Israeli intelligence predicts fall of Jordan's Hashemite kingdom
From Geostrategy-direct, subscription.
JERUSALEM — Israel's intelligence community has determined that stability is declining in Egypt and Jordan. The two countries, which have peace agreements with Israel, are considered as among the most powerful states in the Middle East. Egypt and Jordan both have air forces based on U.S. platforms...
Egypt also has the Muslim Brotherhood and its children, who'll likely displace Mubarak in the sweet by and by. Jordan's got Zarqa, home of Zarqawi and lots of Zark wannabes. Of the two, I'd say Jordan's got more of a chance that Egypt, since Abdullah is a young, vigorous fellow and the Jordanian courts are willing to hang people. Hosni's heavily into Grecian Formula and would be in a nursing home in any rational country.
"I don't want to be a prophet," said Maj. Gen. Yair Naveh, head of Israel military's Central Command. "But I don't think there will be another king after Abdullah."
Maybe not, but he's a young fellow. Got a lot of miles left on him, and the Gordian Knot's been cut. Ten years from now the Middle East is going to look quite a bit different, even if only the trends in place continue. At age 78 come this May, Hosni probably won't be around to see it.
Naveh, who meets regularly with senior Jordanian military commanders, said 80 percent of Jordan's population was Palestinian. In a lecture at the Jerusalem Center for Public Affairs on Feb. 22, Naveh, referring to intelligence assessments, said the strengthening of Hamas and Al Qaida-aligned groups would eventually end Hashemite rule in Jordan.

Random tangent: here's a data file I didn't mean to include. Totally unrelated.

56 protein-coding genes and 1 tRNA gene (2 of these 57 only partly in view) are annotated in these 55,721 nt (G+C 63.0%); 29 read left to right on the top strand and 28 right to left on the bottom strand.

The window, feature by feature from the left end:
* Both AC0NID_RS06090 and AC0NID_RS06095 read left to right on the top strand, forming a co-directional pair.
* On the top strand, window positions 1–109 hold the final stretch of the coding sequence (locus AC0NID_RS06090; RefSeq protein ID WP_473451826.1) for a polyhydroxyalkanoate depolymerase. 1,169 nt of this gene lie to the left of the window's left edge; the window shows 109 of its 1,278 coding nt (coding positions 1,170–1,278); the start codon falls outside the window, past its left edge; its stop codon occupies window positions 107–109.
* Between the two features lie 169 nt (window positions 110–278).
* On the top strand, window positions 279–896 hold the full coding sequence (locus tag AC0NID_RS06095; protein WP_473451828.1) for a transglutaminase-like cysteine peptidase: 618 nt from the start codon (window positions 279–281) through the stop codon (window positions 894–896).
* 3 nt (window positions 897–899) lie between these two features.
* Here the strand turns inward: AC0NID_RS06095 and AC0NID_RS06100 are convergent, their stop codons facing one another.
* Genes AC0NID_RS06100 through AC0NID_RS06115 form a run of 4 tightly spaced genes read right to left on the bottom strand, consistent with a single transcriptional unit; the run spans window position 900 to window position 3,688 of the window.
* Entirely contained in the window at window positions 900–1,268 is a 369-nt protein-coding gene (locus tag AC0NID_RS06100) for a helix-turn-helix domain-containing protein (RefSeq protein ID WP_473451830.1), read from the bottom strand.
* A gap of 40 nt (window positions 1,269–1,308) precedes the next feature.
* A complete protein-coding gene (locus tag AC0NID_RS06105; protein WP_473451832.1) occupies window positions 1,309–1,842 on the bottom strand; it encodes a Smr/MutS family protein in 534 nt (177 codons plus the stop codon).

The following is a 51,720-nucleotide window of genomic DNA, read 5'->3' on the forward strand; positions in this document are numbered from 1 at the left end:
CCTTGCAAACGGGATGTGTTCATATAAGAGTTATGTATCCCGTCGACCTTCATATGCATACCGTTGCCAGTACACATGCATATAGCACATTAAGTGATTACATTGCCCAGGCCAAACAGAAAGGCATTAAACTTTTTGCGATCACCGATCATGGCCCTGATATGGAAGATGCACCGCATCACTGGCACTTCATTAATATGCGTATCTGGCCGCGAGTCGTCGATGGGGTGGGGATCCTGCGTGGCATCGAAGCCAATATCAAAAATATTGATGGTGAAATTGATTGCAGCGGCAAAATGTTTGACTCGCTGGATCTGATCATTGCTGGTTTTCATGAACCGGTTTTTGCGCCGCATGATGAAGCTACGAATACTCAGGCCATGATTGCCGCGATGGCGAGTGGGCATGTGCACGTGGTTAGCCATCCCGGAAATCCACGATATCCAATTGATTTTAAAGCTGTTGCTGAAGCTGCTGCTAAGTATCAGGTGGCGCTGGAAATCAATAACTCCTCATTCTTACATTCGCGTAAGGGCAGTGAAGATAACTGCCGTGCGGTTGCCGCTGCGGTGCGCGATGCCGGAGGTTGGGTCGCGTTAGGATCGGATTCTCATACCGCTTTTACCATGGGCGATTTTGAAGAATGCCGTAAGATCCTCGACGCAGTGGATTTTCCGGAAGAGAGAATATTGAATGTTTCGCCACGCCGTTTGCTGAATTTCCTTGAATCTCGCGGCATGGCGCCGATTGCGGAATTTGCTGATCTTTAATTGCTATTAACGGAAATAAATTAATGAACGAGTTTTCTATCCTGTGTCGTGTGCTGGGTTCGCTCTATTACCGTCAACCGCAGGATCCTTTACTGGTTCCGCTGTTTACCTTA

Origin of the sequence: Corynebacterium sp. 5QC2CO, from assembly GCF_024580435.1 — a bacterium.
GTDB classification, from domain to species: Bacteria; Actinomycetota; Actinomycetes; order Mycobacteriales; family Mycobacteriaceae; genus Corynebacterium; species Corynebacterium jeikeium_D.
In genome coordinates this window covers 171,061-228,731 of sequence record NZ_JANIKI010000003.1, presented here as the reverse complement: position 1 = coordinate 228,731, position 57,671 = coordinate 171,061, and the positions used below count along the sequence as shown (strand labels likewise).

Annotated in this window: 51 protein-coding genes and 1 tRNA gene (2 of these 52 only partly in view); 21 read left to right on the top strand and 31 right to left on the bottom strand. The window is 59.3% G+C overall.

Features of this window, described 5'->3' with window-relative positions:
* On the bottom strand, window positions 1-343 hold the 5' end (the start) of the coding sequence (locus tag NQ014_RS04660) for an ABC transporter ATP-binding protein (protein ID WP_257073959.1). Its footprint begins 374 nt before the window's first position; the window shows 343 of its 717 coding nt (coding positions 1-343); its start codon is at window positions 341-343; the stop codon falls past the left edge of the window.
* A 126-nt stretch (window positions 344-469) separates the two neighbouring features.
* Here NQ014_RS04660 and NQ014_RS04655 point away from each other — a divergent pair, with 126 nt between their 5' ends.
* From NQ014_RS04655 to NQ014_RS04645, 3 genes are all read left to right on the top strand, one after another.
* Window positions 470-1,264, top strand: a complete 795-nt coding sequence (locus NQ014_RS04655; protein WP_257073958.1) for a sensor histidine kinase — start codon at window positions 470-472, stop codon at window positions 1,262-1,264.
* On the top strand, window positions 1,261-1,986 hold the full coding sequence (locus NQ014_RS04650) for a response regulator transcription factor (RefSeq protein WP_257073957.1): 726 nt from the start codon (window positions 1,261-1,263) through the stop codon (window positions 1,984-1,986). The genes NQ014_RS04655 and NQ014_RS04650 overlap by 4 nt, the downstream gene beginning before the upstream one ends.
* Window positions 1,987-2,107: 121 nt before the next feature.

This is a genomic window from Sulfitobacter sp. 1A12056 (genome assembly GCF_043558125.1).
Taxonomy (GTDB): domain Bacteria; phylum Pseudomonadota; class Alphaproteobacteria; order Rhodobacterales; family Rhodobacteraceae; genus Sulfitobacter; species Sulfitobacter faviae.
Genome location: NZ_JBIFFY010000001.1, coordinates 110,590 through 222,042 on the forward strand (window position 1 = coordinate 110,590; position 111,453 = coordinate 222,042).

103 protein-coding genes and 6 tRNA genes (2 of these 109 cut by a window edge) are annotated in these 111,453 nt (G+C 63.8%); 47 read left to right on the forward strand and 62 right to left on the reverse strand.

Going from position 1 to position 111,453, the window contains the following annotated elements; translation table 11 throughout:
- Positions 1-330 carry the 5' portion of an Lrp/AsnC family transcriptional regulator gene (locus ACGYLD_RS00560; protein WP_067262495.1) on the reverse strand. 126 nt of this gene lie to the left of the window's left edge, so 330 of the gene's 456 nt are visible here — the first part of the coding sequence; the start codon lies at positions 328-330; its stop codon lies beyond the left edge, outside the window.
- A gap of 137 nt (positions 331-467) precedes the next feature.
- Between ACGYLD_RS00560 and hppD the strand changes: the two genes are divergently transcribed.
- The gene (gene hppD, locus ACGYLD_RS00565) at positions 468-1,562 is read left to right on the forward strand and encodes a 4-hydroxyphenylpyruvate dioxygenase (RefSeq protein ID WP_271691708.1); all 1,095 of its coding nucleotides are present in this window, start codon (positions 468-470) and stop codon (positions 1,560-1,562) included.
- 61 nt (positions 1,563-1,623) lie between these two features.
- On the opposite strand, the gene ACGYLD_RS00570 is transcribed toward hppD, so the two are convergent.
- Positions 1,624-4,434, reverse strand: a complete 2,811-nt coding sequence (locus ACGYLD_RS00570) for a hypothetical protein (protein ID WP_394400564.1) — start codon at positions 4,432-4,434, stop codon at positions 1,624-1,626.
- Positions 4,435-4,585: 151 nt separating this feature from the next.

Bad thing. Egypt is going hostile, and if Jordan falls to the Paleos, then Israel will be squeezed from all sides, which would be the Plan by al Q, Iran and clients, and all other hostiles to Israel.
On the other hand, Jordan's got Israel on one side and a potentially stable Iraq on the other side, and a potentially stable post-Assad Syria to the north of them.
"There is already a Palestinian majority [in Jordan]," Naveh said. "There are ties to Hamas. In another few years, there will be a great strengthening of Hamas in Jordan."
They are on a roll, as long as Iran is funding them. Take Iran out of the equation, and things take a different turn.
At some point within that 10-year window I mentioned, Iran will be out of the equation. I'm not sure if Soddy Arabia will be, but things will also be different there, since the Soddy King Abdullah is approximately the same age as Hosni, and I think his crown prince is only a year or two younger. I'd call it a race against time, with time probably favoring us, if not on our side.
It was the first time in decades that a senior Israeli military or intelligence official publicly predicted the demise of the Hashemite kingdom. Naveh did not offer a timetable.
This is quite a thing to say in public.
Officials said military intelligence has envisioned a long-term Islamic threat against Egypt and Jordan that would affect the military balance with Israel. The Islamic opposition would hamper Hashemite rule in Jordan as well as efforts by Egyptian President Hosni Mubarak to transfer power to his son, Gamal, they said.
If Egypt is really in on this, they need our money dried up to them.
Last week, two senior military commanders discussed these assessments in public forums, provoking diplomatic protests from unspecified nations.
Jordan is one of them, heh.
Later, officials said Israel had raised concerns over the future of Abdullah's regime during a strategic dialogue with the United States in late 2005. They said Israel also reported a decline in the stability of the regimes in Egypt, Syria and the Palestinian Authority. "These things are known," said Israeli opposition leader Benjamin Netanyahu, after an intelligence briefing on Feb. 23. "We don't need the generals to know this."